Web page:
Screenwriting Career Advice: WGA Committee of Women Writers

By October 14, 2020 Advice
screenwriting career WGAW

Recently the WGA West invited Tom Dever, Coverfly’s Director Writer Development, to speak with their Committee of Women Writers. The WGA Committee of Women Writers represents the interests of female WGA writers who are seeking WGA-covered work. They sponsor events designed to increase our knowledge of the craft and the marketplace, discuss the role of women as storytellers, and foster networking and collaboration between women in all Guilds, as well as increase opportunities for education, employment opportunities, and creative expression.

Tom spoke about the state of the industry, opportunities for veteran women writers in development and representation, and general conversation on the craft and career of screenwriting. The event was private and for WGA members only, but here’s a quick rundown of what you missed, and how you can take the next step in your screenwriting career

Be your own best advocate

You do not need somebody else’s permission or contacts to pursue the career you want for yourself. You don’t need a manager or agent to set generals or meet with execs. Don’t be afraid to generate those opportunities for yourself any way you can (without breaking the law!).

Accelerate your career through self-generated opportunities. The time has never been better to promote your skills and your work. Enter competitions, promote your writing and get your name out there.

Be confident

Never apologize for your goals, ambitions, passions, ideas, or strengths. Someone has to do your dream job so it might as well be you! You are smart, capable, resilient, and talented enough to do it. Believe that you can be a working screenwriter and you can be.

Don’t chase trends

Film industry trends change faster than you can write. If you pitched John Wick, Stranger Things, or Get Out ten years ago, you’d have been shown the door and without getting your parking validated. So don’t try to write what you think other people want, because it’s a waste of time. Write what you want instead.

Write what you’re good at, no matter which genre it might be. And stay focused on what you want to do; not what you feel you’re expected to do. Not only will it make you happier, but it will likely lead to more professional writing opportunities than just following the crowd.

Be open to feedback in all forms

There is no universal metric of quality for material, especially not screenplays. Sure, there are common screenwriting conventions you should follow, but everyone scores scripts under subjective criteria. One reader could think you’re a genius, while another thinks your script is trash. That doesn’t make either of them right or wrong.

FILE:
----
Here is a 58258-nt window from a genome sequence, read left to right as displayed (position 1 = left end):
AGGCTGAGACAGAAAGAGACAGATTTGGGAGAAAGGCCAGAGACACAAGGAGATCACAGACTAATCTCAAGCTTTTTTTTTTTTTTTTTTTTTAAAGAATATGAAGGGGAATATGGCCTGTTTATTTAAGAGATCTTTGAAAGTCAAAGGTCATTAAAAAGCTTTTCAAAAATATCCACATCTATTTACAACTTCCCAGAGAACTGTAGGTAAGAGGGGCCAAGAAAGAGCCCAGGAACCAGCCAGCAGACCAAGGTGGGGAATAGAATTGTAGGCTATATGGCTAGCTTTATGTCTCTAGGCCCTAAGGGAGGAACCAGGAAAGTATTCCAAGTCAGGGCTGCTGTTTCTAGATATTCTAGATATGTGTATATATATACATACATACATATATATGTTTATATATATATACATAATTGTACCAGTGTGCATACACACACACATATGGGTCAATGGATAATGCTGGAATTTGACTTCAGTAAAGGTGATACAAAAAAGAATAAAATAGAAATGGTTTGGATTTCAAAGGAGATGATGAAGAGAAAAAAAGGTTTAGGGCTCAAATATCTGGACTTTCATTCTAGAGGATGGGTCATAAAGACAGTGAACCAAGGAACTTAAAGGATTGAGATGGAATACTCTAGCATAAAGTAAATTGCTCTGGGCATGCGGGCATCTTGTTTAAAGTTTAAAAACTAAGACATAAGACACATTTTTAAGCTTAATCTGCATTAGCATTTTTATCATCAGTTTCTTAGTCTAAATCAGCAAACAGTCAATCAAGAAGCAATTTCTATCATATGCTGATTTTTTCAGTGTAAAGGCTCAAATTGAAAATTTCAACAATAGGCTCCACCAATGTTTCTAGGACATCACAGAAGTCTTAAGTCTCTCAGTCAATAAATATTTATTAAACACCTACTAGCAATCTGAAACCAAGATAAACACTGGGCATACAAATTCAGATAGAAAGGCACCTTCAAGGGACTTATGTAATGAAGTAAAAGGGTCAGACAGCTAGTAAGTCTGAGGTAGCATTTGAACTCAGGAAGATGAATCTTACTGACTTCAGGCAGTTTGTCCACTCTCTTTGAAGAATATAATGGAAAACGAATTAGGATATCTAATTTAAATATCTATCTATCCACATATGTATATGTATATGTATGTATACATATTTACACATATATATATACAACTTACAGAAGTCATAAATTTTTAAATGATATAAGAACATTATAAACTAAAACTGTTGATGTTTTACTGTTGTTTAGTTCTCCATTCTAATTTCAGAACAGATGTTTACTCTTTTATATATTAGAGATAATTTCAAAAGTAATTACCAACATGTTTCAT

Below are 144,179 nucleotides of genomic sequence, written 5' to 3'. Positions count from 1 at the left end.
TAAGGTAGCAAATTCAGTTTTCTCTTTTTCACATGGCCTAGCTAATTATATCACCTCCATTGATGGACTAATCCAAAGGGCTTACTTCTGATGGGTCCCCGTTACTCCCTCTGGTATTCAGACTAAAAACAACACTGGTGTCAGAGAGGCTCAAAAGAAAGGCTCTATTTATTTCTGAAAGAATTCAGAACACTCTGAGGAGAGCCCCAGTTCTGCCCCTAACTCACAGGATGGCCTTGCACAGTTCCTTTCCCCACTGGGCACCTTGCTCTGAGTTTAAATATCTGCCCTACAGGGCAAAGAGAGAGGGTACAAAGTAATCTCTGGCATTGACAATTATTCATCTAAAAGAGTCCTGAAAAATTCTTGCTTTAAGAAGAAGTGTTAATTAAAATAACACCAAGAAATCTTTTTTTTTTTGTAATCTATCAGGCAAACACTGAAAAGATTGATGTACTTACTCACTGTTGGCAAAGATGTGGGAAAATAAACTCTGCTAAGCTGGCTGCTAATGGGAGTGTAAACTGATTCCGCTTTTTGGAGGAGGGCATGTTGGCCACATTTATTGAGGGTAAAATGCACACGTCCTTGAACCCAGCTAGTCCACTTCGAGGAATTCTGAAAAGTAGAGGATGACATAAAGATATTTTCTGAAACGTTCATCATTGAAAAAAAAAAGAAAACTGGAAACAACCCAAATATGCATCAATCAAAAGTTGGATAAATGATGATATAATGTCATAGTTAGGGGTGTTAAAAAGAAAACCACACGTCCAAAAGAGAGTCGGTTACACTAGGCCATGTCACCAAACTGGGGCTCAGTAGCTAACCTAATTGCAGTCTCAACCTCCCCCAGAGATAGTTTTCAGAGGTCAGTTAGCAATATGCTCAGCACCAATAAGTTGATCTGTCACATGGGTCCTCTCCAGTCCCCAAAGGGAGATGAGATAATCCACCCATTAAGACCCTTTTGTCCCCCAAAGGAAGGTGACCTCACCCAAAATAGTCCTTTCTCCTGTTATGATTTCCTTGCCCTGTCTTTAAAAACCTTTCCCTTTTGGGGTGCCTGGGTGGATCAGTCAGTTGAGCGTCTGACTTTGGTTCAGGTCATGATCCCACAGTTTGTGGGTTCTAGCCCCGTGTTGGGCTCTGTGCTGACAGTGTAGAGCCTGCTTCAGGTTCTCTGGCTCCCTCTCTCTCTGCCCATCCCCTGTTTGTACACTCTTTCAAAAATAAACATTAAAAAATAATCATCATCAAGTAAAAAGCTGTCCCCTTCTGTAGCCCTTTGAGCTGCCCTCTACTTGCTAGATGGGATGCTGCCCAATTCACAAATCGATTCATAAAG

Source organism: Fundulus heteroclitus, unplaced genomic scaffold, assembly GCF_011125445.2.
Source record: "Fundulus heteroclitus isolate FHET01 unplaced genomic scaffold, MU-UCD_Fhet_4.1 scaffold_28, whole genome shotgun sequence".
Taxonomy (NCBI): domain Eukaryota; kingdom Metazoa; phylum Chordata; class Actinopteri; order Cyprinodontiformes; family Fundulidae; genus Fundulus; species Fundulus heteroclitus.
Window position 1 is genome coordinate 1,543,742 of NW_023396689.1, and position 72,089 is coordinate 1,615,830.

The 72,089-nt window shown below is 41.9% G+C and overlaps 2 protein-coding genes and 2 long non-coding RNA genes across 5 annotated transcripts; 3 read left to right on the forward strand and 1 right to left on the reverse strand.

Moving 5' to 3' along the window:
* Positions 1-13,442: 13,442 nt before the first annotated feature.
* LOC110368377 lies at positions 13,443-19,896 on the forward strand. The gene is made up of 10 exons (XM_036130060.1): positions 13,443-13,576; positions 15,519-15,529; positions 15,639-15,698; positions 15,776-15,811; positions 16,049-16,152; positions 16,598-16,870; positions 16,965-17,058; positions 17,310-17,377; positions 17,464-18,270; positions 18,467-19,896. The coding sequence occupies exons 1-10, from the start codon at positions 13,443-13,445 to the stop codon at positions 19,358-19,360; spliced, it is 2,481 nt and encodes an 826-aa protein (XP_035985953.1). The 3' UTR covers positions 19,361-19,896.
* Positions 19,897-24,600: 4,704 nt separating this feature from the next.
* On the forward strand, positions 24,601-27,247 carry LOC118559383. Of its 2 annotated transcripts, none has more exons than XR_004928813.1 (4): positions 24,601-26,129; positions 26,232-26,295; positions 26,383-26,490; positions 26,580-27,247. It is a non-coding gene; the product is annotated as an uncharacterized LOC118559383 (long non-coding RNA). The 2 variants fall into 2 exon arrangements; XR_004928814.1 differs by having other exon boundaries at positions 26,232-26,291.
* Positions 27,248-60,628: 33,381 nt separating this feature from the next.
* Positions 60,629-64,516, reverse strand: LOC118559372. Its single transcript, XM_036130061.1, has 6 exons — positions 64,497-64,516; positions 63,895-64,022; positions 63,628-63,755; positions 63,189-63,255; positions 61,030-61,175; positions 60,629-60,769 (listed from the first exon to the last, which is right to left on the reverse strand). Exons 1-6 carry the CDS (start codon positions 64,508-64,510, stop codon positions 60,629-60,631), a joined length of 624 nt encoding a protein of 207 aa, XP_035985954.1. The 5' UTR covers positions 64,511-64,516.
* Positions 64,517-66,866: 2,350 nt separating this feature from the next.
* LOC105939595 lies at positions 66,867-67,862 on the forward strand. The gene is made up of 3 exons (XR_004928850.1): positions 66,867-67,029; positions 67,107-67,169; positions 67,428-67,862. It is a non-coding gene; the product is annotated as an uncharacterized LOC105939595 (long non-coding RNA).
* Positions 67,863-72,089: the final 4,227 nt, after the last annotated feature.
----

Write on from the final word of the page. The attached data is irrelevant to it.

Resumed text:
Take feedback and criticism in stride, because even bad feedback can help you grow as a writer. And remember, you’re neither required to take all of their feedback nor should you dismiss their opinions as a vendetta. Reviews and critiques are just data points on how someone responds to your material. Hear it. Heed it. Hopefully, you can use it.

Where you go from there is up to you.

Look in the long view

Despite a handful of “success stories,” nothing happens in Hollywood overnight. Script deals take time. Finding the right agent isn’t a one-shot thing. Even if you nail your first general meeting, you still have a lot of work left to do and a lot of time before you see the results of your hard work. And that’s ok.

Screenwriting is all about hurrying up and waiting. Things take time here to go from script to signing to screen. Learn to love the in-between times. And if you get impatient, just remember what your ultimate goal is. You can have a day, a week, or a month, where you don’t make the progress you’d hoped for. But when you trace your progress over the past 6, 12, or 18 months you should discover that you’re moving in the right direction. If that isn’t the case, then it’s time to rethink your strategy.

How screenwriters get discovered

Take advantage of Coverfly. Sorry I had to plug. Coverfly is here as a platform to help screenwriters at every stage in their career, whether you’re just starting out or you have multiple credits and still need a little support finding industry partners or pitching projects. Through our programs, initiatives, products, services, and community, we’re here to help take that next step in your career whatever it is.

Create your Coverfly Screenwriting profile today and see what taking the next step in your writing career really looks like.

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